Plastic pipes – also known as polyvinyl chloride/PVC pipes – are commonly used in plumbing, sewage, and irrigation. Although they’re durable and lightweight, they can be damaged and leak over time.
The good news is you don’t need to buy a replacement pipe right away. You can save a lot of money simply by following this guide on how to fix a hole in a plastic water pipe.
Tools Needed for Pipe Repair
There are many ways to fix damaged unpressurized pipes, as I’ll discuss below. Depending on the method you wish to try, you will need the following materials:
- Rubber tape and hose clamps
- Rubber and silicone tape
- Epoxy putty
- Fiberglass resin tape
- Fiberglass resin cloth and UV light
- Joiners, ratchet cutter, cobra clips or poly clips, and pliers
How to Patch a Leaking PVC Pipe
Plastic pipes work well, especially if they are glued together accordingly. But like most plastics, it’s not 100% safe from leakage.
As you see, pipe damage may occur because of the following reasons:
- Use of the ‘wrong’ type of PVC cement
- Incorrect pipe installation
- Puncture or impact on the pipe (for example, you accidentally hammered a nail onto it)
- Extreme cold
Should any of these cause a hole in an unpressurized plastic pipe, you could try any of these quick-fix measures:
1. Rubber Tape and Hose Clamp Method
These materials help compress the holes/leaks on the pipes, thus preventing them from leaking. As one of the easiest methods in this list, it only involves two easy steps:
- Wrap the rubber tape around the affected area.
- Place hose clamps over the holes/leaks. Make sure to tighten them.
Pro tip: This is just a temporary fix! Your rubber tape and hose clamp won’t be as effective if the leak has grown in size.
2. Rubber and Silicone Repair Tape Method
Using a rubber/silicone repair tape is another easy way to plug the small holes in your existing pipe. It can help seal the cracks simply by ‘bonding’ to itself.
One of the great things about this method is there’s no need for fancy tools. Not only does the tape stick to itself, but it can stretch to up to 300% more.
Rubber and silicone tape can also withstand pressures of up to 30 bar. This makes this material handy for sealing leaks in pipes where you can’t turn off the water source.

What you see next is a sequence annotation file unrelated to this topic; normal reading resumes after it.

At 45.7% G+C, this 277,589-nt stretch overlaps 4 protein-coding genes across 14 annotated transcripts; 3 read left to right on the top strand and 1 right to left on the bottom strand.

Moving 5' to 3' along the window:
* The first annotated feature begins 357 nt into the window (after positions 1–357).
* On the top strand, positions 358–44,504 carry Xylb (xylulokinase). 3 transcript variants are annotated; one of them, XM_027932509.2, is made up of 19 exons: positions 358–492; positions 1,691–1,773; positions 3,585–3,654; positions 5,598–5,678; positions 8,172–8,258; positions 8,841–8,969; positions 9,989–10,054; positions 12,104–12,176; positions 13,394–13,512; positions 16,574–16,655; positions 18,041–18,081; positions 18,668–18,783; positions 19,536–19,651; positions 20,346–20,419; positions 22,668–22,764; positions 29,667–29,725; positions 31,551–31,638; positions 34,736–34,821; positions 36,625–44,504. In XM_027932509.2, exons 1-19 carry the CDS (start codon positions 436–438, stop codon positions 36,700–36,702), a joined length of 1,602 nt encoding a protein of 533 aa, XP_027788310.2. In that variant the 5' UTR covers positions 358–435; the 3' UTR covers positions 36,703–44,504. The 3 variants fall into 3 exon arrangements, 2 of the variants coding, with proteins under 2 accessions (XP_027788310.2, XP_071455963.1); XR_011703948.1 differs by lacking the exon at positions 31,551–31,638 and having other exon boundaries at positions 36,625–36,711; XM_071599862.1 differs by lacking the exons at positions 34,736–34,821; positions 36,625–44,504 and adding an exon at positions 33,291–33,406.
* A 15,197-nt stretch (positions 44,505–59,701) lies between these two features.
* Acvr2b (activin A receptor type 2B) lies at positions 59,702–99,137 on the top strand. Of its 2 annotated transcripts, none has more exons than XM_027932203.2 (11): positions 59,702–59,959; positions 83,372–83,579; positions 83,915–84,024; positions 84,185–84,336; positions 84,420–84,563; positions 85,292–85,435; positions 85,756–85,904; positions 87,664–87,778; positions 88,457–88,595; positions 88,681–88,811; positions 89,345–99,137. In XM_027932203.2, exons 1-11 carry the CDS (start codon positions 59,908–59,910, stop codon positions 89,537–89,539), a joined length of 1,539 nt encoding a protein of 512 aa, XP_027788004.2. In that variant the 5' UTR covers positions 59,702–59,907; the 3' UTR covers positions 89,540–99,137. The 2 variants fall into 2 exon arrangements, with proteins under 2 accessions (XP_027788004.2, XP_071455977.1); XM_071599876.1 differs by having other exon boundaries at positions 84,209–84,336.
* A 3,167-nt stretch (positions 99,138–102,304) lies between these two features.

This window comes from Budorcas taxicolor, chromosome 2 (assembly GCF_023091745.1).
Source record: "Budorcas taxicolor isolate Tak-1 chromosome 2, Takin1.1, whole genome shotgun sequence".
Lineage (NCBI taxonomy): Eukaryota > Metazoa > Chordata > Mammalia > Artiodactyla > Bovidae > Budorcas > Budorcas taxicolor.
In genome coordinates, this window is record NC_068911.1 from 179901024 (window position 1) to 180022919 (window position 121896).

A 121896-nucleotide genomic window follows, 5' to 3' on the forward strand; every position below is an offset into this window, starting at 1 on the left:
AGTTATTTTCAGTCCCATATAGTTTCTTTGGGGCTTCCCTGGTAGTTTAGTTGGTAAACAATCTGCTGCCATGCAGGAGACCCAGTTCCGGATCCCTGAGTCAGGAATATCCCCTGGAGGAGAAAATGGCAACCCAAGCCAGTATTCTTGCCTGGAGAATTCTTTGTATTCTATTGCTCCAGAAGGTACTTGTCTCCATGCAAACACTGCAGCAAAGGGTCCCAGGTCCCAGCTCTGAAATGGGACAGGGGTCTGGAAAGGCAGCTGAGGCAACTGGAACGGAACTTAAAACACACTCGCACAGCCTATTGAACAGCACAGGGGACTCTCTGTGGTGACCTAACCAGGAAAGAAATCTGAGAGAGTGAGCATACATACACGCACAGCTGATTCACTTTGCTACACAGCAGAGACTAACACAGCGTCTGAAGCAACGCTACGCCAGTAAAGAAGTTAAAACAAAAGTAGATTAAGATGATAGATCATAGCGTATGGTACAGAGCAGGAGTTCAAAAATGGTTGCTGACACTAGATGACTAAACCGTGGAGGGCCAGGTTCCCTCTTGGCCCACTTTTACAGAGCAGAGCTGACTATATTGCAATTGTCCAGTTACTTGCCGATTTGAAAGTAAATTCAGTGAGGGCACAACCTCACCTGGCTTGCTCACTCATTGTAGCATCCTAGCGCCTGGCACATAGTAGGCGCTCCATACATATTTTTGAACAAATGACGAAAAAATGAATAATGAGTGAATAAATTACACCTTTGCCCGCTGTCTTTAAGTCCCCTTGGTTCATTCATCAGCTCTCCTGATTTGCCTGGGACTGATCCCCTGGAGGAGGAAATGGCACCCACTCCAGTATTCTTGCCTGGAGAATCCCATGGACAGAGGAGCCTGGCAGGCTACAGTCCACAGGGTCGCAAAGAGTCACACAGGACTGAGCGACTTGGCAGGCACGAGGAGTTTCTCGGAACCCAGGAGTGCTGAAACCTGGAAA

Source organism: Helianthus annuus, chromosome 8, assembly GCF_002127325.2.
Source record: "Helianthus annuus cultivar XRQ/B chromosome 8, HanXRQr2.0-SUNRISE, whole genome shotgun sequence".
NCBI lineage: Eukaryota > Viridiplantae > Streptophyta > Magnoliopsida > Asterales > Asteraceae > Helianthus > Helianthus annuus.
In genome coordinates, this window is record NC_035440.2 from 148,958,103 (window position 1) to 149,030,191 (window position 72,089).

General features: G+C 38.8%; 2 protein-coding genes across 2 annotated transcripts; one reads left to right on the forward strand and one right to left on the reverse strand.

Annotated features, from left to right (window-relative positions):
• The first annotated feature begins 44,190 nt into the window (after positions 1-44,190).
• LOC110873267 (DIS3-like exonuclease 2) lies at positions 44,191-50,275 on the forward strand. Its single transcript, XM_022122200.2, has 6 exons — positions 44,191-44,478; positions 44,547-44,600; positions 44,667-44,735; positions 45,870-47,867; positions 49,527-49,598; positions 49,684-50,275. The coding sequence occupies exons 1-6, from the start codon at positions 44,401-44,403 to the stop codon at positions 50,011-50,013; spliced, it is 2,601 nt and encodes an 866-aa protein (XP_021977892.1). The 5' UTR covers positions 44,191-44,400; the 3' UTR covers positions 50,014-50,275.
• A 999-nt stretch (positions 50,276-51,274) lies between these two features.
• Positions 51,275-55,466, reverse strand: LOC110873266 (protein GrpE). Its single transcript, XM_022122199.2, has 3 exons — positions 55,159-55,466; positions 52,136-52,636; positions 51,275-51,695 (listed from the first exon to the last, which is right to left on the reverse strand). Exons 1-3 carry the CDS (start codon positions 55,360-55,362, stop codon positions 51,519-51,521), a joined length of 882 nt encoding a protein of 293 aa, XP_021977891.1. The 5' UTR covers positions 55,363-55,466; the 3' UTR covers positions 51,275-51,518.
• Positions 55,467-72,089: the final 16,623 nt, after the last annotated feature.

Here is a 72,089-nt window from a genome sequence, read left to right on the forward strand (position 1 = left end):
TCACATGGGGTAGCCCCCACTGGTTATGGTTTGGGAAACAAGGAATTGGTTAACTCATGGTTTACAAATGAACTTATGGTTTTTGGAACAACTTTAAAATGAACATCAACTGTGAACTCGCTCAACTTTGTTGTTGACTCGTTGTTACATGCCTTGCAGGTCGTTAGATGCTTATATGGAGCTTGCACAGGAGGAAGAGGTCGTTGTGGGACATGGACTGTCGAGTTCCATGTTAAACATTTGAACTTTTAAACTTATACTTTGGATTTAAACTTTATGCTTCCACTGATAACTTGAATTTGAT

You don’t also have to worry about making a big mess when using this tape, compared to when you’re using a sticky adhesive material.
Here’s how to fix your pipes with the use of rubber and silicone tape:
- Wrap the tape around the hole tightly. Make sure to cover the areas around the leak as well.
- Let the tape do its magic. In a few seconds, it will immediately form tight water and an airtight seal around the hole.
3. Epoxy Method
Repair epoxy is a type of putty (viscous liquid) that seals cracks on the pipe and its joints. When applying this material, you need to:
- Clean and dry the affected area.
- Mix the epoxy putty according to the manufacturer’s directions. If you’re using a putty stick, all you need to do is cut the amount you’ll use for sealing.
- Apply the epoxy to the damaged area. Let it cure for at least 10 minutes.
- Turn on the water supply an hour after the putty is applied. That way, you can see if you have sealed all the leaks correctly.
Pro tip: Epoxy putty (especially the stick form) is best used in tight spaces, as all you need to do is slap it on the hole. You don’t have to wrap it around, as you would with a rubber and silicone tape.
4. Fiberglass Tape Method
A fiberglass tape is equipped with a water-activated resin that will harden around the pipe and seal the minor leak.
If you plan on using this material, you need to:
- Clean the damaged section of the pipe with a damp cloth.
- While the pipe is still wet, apply the tape around the small leaks.
- Leave the resin to harden for at least 15 minutes.
5. Fiberglass Resin Cloth Method
Fiberglass tape works, but it’s more of a temporary fix. So if you’re looking for a more permanent one, then go for a fiberglass resin cloth. It’s resistant to temperature change, which comes in handy since extreme cold can lead to burst pipes.
Here’s how to use a fiberglass cloth:
- Clean the leaky area with a damp cloth.
- Sand the affected area as this will help make the fiberglass wrap bond better to the leak.